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By Ross Douthat
To understand the resilience of Donald Trump’s influence in the Republican Party, the way he always seems to revive despite scandal, debacle or disgrace, look no further than the contrast between his early policy forays in the 2024 campaign and what two of his prospective challengers are doing.
Judging by Trump’s address to the Conservative Political Action Conference, his policy agenda so far includes two crucial planks: first, a pledge to defend Social Security and Medicare against deficit hawks in either party, and second, a retrofuturist vision of baby bonuses and new “freedom cities” rising in the American hinterland, with building projects following classical rather than ugly modern-architecture lines.
Meanwhile, two of his challengers, the definitely running Nikki Haley and the hoping-to-run Mike Pence, have made headlines this year for floating entitlement cuts: Haley for her proposal this week to change the retirement age for today’s twentysomethings, Pence for bringing back the idea of private Social Security accounts, of the kind that George W. Bush proposed in 2005.
Trump’s insouciance about the cost of entitlements is irresponsible, needless to say, and after four years of experience with his leadership we can imagine what the freedom city policy would yield — a Trump casino and some mixed-used buildings run by Jared Kushner rising off an unfinished spur of highway somewhere in the vacant portions of the American West, funded by hard-sell fund-raising appeals to vulnerable seniors. And of course in the CPAC speech Trumpian policy was a minor theme amid the dominant motifs of rambling self-pity and threats of retribution.
But one can acknowledge all that and still see that once again he’s offering G.O.P. primary voters an alternative to the pinched style, stale ideas and phony fiscal seriousness of the pre-Trump — and now, it would seem, post-Trump — Republican Party.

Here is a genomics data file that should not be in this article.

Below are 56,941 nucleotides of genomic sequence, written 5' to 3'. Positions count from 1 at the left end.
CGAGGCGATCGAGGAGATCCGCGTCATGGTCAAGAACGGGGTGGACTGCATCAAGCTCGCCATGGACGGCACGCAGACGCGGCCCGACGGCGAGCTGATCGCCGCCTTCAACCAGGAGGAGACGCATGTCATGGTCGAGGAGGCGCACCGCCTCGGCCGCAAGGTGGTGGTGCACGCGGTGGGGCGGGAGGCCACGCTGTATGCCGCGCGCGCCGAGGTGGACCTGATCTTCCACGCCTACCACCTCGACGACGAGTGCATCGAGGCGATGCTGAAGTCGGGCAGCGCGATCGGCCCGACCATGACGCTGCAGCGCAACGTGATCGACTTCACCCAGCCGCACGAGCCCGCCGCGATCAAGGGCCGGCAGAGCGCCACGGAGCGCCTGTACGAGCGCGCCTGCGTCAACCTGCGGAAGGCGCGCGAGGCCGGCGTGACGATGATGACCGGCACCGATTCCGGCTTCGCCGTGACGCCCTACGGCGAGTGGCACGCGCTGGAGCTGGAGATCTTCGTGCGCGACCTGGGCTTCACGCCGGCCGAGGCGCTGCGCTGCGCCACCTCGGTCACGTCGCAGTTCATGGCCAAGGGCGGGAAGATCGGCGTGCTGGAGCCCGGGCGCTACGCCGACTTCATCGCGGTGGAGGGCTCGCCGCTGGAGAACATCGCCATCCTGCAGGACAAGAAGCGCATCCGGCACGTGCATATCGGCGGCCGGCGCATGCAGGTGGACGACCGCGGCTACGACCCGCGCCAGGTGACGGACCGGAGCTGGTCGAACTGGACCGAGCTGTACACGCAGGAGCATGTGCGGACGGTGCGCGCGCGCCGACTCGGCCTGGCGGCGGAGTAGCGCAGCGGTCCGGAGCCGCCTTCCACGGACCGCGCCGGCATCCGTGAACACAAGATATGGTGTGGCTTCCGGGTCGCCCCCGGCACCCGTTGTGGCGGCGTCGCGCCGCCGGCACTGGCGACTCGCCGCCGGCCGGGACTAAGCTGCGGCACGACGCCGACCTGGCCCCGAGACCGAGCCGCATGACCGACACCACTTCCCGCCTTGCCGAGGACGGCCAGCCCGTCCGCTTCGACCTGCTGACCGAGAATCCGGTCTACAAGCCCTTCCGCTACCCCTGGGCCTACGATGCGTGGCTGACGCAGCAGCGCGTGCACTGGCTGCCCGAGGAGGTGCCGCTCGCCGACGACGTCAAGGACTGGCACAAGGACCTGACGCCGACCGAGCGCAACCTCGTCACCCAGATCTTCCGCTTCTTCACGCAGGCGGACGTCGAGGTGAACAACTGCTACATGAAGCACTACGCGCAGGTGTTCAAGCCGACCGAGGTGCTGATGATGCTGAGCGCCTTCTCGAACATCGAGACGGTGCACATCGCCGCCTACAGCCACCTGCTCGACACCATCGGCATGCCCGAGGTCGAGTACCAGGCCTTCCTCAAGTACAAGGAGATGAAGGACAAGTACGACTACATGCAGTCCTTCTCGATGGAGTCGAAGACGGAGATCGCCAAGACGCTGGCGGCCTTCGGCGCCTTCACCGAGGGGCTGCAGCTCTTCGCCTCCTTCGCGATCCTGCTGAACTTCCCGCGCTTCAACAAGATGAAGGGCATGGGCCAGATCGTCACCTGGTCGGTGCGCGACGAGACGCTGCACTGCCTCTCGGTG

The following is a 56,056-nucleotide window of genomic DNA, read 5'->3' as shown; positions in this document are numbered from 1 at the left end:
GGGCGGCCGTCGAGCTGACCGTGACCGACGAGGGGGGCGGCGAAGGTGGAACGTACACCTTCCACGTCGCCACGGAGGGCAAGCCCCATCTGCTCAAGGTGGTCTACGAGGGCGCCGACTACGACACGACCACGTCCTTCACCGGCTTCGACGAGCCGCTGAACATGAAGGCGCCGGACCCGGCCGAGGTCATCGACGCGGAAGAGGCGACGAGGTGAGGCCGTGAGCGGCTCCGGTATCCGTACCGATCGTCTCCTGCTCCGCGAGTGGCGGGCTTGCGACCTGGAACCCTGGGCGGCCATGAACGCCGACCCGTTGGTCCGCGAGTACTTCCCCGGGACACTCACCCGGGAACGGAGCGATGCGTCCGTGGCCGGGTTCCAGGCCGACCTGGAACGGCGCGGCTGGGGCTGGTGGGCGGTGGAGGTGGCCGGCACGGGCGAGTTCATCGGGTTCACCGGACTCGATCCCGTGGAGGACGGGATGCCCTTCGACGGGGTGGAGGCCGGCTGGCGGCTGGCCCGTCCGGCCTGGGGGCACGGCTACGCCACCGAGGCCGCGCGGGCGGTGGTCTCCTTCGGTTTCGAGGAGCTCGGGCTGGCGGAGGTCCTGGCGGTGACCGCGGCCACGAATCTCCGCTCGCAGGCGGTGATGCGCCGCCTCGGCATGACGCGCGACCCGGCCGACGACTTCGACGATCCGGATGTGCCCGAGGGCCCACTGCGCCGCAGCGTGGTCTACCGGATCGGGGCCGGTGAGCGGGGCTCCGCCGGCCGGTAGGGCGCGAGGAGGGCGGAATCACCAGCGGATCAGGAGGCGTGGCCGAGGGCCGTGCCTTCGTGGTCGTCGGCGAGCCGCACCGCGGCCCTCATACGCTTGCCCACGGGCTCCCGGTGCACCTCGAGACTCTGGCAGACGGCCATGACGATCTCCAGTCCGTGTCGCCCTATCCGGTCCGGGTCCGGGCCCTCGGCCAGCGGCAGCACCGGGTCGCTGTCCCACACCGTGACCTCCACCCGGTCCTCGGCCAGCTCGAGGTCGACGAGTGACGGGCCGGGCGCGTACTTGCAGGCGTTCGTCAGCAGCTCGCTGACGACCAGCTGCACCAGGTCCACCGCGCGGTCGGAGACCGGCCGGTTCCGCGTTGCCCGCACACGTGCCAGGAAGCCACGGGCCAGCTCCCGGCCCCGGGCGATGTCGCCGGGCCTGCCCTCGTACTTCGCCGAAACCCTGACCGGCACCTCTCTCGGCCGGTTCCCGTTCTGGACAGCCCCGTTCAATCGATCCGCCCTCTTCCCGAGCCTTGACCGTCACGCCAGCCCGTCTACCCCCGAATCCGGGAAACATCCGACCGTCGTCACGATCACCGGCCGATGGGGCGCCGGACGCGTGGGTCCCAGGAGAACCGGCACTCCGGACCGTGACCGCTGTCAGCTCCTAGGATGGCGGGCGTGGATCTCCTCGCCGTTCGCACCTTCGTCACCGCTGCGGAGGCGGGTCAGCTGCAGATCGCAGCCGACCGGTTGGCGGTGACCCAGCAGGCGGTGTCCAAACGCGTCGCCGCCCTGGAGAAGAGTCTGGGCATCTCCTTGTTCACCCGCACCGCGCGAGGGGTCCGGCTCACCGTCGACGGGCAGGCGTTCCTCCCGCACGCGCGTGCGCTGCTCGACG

A real fiscal seriousness would be defensible with inflation running hot. But Haley’s idea of cutting benefits for Americans retiring in 2065 is largely irrelevant to those immediate considerations. Pence’s revival of the private account proposal, meanwhile, is hopelessly out of touch with both fiscal and political reality. As National Review’s Ramesh Ponnuru notes, the Bush-era private accounts plan depended on using surplus funds to smooth the transition, but now that the boomers are into retirement, the window for that kind of maneuver has been closed.
So if Trump is being irresponsible and implausible in order to pander to his voters, Haley and Pence are doing something weirder and more self-defeating: They’re offering ideas that are implausible and unpopular, whose only virtue is that they sound vaguely serious if you don’t think too hard about the details. “Neither popular nor right” might as well be their motto, one that doubles as the epitaph for the kind of right-wing politics that Trump’s 2016 campaign overthrew.
The reality is that there are only two ways to address the ballooning costs of Social Security and Medicare and their crowding-out of other national priorities. One is to negotiate deals that supply bipartisan cover for reform — either working at the margins via the so-called Secret Congress, the out-of-the-headline deal making that’s become more commonplace of late, or seeking the kind of grand bargain that eluded John Boehner and Barack Obama.
But no Republican primary candidate these days is going to campaign on making deals, small or large, with Joe Biden or Chuck Schumer, so this kind of scenario is more or less irrelevant to a presidential campaign. The only scenario that could possibly be relevant, for a skillful communicator with some sense of civic duty, would be to frame an entitlement reform as a kind of intergenerational transfer, a rebalancing of accounts in a society too tilted toward old-age spending. To use the example of Trump’s big ideas, such a framing might reassure voters in youth and middle age that they would be receiving slightly lower benefits at retirement so that more things could be done right now, like baby bonuses for young families and cheaper real estate in sparkling new cities.
But that’s a hard imaginative leap for a certain kind of Republican politician, trained in the idea that making actual policy promises to persuadable voters is what Democrats and socialists do, and the point of cutting Social Security and Medicare is either fiscal virtue for its own sake or else to free space for the lowest possible upper-bracket tax rate.
Whereas whatever one might say about Trump’s follow-through, he has never had any trouble making attractive-seeming promises to voters (or to investors or municipal officials, for that matter).
So the question for his would-be rivals, and especially for Ron DeSantis as he waits, watches and prepares, is whether they can learn enough from this style to finally overcome it, or whether they’ll offer so little to voters that Trump’s promises will still sound sweet.
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